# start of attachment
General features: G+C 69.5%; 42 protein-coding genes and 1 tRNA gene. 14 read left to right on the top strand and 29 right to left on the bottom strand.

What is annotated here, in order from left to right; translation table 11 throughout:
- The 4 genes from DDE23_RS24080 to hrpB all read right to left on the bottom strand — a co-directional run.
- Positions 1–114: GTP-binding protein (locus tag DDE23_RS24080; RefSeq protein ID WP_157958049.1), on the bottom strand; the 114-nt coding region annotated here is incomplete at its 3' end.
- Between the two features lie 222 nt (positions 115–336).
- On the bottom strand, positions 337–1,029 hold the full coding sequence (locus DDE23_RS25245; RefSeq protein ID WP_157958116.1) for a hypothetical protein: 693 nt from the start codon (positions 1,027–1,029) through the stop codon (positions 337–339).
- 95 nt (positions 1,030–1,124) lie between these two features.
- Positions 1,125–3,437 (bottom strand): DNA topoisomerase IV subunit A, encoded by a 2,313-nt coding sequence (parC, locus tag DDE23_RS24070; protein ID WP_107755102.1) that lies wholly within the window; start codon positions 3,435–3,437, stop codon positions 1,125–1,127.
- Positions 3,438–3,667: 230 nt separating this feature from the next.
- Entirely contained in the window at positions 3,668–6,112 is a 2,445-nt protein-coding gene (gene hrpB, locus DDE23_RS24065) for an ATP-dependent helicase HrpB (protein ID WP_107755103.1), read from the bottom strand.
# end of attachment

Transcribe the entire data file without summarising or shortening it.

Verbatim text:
General features: G+C 69.5%; 42 protein-coding genes and 1 tRNA gene. 14 read left to right on the top strand and 29 right to left on the bottom strand.

What is annotated here, in order from left to right; translation table 11 throughout:
- The 4 genes from DDE23_RS24080 to hrpB all read right to left on the bottom strand — a co-directional run.
- Positions 1–114: GTP-binding protein (locus tag DDE23_RS24080; RefSeq protein ID WP_157958049.1), on the bottom strand; the 114-nt coding region annotated here is incomplete at its 3' end.
- Between the two features lie 222 nt (positions 115–336).
- On the bottom strand, positions 337–1,029 hold the full coding sequence (locus DDE23_RS25245; RefSeq protein ID WP_157958116.1) for a hypothetical protein: 693 nt from the start codon (positions 1,027–1,029) through the stop codon (positions 337–339).
- 95 nt (positions 1,030–1,124) lie between these two features.
- Positions 1,125–3,437 (bottom strand): DNA topoisomerase IV subunit A, encoded by a 2,313-nt coding sequence (parC, locus tag DDE23_RS24070; protein ID WP_107755102.1) that lies wholly within the window; start codon positions 3,435–3,437, stop codon positions 1,125–1,127.
- Positions 3,438–3,667: 230 nt separating this feature from the next.
- Entirely contained in the window at positions 3,668–6,112 is a 2,445-nt protein-coding gene (gene hrpB, locus DDE23_RS24065) for an ATP-dependent helicase HrpB (protein ID WP_107755103.1), read from the bottom strand.